Posted by: Rob Hof on May 4, 2006
Most of the stories on eBay’s analyst day today focused on the the company’s vow to grow faster than e-commerce at large—and how that’s a big challenge given its size and recent slowdown internationally, once its growth engine. But I found a number of other points eBay made more interesting:
* eBay is now acknowledging that it can no longer focus mainly on the "tails" of the demand curve--that is, used products, those past their prime, and those brand-new but in short supply. For the first time I can remember, executives said the middle of the demand curve, meaning mainstream new, in-season retail goods, are the fastest-growing segment of e-commerce. The challenge there, of course, is that it has never been eBay's specialty or, even more important, its brand focus. So it's now scrambling with its Shopping.com acquisition last year and, most recently, its eBay Express site, to join that party. Jury's still out.
* eBay's "IT" ad campaign, which I wasn't impressed with, apparently is proving me wrong. eBay's stats indicate that some 22% of buyers, for instance, are likely to consider buying a new kind of item on eBay as a result of the ads, which show the wide variety of merchandise available on eBay. "It's a winner and we'll be sticking with it for a long time," says Bill Cobb, president of eBay North America.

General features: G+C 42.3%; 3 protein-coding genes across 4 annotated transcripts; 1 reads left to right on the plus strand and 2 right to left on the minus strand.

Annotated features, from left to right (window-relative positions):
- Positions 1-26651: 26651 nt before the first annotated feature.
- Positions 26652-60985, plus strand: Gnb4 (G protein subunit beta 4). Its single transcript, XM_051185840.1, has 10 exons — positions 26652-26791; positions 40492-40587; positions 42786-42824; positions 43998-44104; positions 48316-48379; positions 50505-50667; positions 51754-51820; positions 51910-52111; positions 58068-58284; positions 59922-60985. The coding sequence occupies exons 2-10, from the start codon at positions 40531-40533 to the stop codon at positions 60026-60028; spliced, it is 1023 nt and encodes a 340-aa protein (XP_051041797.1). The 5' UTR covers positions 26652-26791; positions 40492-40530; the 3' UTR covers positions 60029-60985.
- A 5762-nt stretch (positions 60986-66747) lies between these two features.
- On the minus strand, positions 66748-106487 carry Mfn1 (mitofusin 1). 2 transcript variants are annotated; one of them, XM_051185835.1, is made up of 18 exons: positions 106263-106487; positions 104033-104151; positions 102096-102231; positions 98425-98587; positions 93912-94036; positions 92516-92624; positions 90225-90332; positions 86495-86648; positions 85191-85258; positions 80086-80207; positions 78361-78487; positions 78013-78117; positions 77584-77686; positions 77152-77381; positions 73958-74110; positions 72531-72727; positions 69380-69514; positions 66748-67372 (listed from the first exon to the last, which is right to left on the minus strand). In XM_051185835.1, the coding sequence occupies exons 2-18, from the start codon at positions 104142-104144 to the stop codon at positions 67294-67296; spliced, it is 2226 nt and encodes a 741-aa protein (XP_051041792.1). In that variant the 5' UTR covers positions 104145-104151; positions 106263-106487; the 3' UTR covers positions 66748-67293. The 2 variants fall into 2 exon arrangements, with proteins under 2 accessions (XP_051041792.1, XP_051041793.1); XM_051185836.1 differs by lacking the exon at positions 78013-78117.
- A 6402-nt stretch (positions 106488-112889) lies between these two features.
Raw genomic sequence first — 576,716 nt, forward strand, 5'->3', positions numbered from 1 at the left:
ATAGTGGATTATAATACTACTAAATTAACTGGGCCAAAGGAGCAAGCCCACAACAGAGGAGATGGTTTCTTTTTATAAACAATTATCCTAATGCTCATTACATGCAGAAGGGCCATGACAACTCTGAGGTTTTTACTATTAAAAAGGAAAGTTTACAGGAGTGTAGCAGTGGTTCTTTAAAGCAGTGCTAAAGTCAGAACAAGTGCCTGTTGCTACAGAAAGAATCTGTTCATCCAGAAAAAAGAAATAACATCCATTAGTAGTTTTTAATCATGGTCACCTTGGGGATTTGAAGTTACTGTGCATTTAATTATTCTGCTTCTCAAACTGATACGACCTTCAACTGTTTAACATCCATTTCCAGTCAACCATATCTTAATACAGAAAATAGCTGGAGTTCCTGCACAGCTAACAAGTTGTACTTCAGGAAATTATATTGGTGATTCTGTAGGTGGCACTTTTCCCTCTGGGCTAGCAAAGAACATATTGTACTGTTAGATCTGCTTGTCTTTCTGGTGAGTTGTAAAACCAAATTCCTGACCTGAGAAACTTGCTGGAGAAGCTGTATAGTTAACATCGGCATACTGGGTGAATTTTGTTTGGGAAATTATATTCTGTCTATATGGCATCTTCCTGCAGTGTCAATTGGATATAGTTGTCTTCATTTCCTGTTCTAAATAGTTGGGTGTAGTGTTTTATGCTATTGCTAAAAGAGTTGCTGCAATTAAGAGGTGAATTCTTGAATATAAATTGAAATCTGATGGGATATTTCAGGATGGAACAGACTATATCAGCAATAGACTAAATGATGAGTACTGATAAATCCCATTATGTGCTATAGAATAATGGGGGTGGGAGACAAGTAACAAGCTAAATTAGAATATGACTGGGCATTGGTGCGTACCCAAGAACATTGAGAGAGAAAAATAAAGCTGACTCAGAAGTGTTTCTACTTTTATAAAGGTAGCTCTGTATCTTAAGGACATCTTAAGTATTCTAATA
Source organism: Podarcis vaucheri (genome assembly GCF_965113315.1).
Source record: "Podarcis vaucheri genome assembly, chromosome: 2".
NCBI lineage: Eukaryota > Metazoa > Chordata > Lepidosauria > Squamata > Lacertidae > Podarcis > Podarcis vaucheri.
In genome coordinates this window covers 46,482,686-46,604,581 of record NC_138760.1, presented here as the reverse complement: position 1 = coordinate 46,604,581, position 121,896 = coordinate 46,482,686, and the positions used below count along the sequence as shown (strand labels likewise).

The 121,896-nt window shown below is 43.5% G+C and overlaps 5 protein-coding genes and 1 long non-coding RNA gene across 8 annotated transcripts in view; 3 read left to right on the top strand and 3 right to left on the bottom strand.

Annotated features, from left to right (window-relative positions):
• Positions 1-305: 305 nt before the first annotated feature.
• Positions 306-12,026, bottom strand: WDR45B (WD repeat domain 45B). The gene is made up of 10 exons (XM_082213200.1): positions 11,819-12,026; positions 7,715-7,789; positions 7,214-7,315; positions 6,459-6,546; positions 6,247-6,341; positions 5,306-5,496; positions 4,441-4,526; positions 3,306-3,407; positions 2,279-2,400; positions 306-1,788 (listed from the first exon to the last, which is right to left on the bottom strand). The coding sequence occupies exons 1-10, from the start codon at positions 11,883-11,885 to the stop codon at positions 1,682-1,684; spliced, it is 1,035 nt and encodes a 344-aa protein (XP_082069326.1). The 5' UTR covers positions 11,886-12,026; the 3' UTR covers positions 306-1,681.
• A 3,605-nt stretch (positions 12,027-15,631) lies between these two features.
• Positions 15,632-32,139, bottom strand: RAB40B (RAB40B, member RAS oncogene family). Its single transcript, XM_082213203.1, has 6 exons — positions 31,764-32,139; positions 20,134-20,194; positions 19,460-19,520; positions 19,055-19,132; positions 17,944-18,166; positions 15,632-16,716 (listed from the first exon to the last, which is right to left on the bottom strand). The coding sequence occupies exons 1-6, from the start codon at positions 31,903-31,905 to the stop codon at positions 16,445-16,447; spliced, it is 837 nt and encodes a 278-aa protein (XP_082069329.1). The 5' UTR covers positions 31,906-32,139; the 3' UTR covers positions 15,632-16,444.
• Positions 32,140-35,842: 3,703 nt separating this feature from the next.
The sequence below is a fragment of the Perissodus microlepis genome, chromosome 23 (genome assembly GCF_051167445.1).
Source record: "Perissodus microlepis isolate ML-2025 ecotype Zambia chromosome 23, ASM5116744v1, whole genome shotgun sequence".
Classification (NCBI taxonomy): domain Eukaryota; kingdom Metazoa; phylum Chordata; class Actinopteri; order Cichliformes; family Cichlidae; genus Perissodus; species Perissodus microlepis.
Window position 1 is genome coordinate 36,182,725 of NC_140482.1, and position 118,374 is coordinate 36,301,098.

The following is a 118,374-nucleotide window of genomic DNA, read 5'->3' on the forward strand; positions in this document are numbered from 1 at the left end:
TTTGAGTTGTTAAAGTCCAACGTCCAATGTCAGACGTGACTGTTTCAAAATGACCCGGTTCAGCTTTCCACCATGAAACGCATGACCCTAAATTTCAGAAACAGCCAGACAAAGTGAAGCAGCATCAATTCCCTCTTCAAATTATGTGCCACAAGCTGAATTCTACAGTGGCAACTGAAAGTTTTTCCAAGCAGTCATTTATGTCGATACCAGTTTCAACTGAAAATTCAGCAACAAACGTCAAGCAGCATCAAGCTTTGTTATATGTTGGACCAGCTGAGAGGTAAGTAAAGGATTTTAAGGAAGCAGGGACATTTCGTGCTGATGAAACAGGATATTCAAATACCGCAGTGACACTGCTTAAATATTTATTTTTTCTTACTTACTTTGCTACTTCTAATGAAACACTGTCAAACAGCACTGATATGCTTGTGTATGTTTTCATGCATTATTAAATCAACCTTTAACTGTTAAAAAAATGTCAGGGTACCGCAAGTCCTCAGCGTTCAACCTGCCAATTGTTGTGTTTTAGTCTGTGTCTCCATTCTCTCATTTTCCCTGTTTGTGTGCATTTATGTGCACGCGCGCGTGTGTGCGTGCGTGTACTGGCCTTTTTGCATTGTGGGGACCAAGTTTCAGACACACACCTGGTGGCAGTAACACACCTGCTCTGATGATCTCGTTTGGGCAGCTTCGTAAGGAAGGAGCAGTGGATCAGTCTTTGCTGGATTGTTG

* eBay Motors is going local, starting in four test markets soon. It's already a $14 billion business, or about a third of eBay's gross merchandise volume, so that could be big.
* eBay visitors make some 345 million searches a day on the site--rivaling Google, I believe. All for products, execs noted in a clear jab at Google Base, the search giant's content and product listing service.
* PayPal sees a big business beyond Internet payments. We wrote about PayPal's ambitions last year, but with the recent PayPal Mobile announcement and its debit and credit cards for merchants, there's little doubt it aims to bust out of the Internet.
* Skype is aiming way beyond Internet voice, or even pay-per-call, the markets eBay initially focused on as the reasons for spending $2.6 billion-plus on the little European startup. Skype envisions selling content, such as ringtones and avatars, and creating a PayPal-powered Skype Wallet that would let you, say, order a pizza via Skype from a local joint and then pay for it, all within Skype. Beyond even e-commerce and telephony, execs suggested there are limitless opportunities for what's essentially the largest person-to-person network on the Net--which could mean the largest network for sharing any kind of information, or the world's largest supercomputer for that matter.
* Most interesting of all, eBay CEO Meg Whitman suggested that eBay's reputation system, PayPal's wallet, and Skype's ability to let people have a constant online presence each could be decoupled from their respective services and offered as components of entirely new kinds of services. Meg didn't specifically mentions offering them up to software developers, but said they could become the building blocks for a more customized Web.
eBay's not a company that customarily conjurs up such grand visions just for the heck of it. No guarantee that eBay can do them all, of course. But it's pretty clear that Meg & Co. have a lot more in mind than most people realize.